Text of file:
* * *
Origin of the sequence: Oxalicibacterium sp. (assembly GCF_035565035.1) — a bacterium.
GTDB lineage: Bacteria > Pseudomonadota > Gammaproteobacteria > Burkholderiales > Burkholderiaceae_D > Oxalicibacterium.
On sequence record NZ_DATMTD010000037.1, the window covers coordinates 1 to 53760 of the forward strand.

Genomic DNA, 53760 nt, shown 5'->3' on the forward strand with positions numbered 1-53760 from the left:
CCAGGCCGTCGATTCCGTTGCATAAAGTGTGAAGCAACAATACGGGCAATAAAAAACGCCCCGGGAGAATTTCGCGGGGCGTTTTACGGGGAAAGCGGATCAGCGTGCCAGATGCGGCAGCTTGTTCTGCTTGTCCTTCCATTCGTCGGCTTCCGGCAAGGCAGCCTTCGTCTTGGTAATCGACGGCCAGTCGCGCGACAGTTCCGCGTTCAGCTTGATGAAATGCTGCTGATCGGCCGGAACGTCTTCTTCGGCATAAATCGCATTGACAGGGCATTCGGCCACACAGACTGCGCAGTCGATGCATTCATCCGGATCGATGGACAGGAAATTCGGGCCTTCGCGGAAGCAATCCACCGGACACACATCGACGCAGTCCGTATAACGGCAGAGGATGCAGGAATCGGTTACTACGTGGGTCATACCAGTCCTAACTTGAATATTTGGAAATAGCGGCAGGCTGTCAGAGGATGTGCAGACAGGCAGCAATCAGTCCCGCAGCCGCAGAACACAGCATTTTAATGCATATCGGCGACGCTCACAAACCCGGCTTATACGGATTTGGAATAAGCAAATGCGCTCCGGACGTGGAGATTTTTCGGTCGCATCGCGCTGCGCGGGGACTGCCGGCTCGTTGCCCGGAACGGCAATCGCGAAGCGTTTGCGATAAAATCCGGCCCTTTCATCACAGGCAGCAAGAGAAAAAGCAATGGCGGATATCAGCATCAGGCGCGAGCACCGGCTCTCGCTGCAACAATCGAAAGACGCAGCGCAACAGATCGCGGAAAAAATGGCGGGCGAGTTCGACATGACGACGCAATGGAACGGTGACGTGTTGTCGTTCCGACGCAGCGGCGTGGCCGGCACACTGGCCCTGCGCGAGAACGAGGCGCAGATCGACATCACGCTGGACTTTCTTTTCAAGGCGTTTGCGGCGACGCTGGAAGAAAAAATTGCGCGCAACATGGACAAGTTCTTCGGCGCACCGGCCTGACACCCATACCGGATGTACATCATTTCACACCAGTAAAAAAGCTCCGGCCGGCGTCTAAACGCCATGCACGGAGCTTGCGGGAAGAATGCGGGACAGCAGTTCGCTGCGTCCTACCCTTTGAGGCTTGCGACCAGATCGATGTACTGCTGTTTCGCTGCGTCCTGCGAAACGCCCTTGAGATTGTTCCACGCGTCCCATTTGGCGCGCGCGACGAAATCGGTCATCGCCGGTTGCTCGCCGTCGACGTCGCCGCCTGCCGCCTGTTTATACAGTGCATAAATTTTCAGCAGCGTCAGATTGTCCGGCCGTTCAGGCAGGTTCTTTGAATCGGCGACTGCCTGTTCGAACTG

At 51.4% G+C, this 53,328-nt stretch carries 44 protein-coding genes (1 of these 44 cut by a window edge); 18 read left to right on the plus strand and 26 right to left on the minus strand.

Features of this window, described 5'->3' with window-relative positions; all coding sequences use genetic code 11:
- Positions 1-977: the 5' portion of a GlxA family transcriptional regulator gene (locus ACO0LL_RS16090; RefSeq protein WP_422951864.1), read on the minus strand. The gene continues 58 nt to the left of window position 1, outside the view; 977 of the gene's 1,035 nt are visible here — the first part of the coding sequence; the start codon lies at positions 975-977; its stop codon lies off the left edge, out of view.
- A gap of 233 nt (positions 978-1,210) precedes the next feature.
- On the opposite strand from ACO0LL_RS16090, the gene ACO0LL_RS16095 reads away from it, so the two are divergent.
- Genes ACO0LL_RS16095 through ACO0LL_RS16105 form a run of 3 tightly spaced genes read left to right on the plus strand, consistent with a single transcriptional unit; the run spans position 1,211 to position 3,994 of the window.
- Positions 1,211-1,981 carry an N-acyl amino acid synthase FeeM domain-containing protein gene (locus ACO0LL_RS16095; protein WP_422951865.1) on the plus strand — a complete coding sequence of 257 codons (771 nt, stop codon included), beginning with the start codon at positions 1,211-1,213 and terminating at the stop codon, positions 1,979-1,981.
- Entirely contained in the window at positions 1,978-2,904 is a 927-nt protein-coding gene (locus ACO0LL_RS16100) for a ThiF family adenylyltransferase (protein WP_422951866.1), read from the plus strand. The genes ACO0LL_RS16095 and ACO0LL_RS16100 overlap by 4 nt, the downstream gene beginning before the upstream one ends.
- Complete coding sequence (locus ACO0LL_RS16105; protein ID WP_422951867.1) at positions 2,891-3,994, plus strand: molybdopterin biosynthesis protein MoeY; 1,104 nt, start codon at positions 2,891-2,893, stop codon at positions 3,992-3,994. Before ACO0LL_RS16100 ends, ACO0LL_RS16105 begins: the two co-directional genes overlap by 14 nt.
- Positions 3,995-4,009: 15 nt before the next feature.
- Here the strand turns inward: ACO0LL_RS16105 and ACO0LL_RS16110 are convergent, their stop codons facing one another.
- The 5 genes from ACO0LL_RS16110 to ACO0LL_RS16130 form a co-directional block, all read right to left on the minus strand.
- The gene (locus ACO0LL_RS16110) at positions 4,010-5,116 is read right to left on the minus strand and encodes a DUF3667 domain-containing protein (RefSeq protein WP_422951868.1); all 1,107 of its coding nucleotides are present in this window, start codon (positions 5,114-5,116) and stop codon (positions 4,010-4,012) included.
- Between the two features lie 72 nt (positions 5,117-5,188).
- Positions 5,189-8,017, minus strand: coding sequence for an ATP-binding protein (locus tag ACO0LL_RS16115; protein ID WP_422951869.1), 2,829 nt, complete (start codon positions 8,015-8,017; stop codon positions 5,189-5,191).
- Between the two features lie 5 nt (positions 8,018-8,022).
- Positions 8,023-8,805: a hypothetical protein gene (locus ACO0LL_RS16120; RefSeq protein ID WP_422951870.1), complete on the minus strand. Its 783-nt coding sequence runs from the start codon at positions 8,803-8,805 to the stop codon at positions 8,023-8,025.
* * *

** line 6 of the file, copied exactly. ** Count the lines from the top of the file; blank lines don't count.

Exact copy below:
At 51.4% G+C, this 53,328-nt stretch carries 44 protein-coding genes (1 of these 44 cut by a window edge); 18 read left to right on the plus strand and 26 right to left on the minus strand.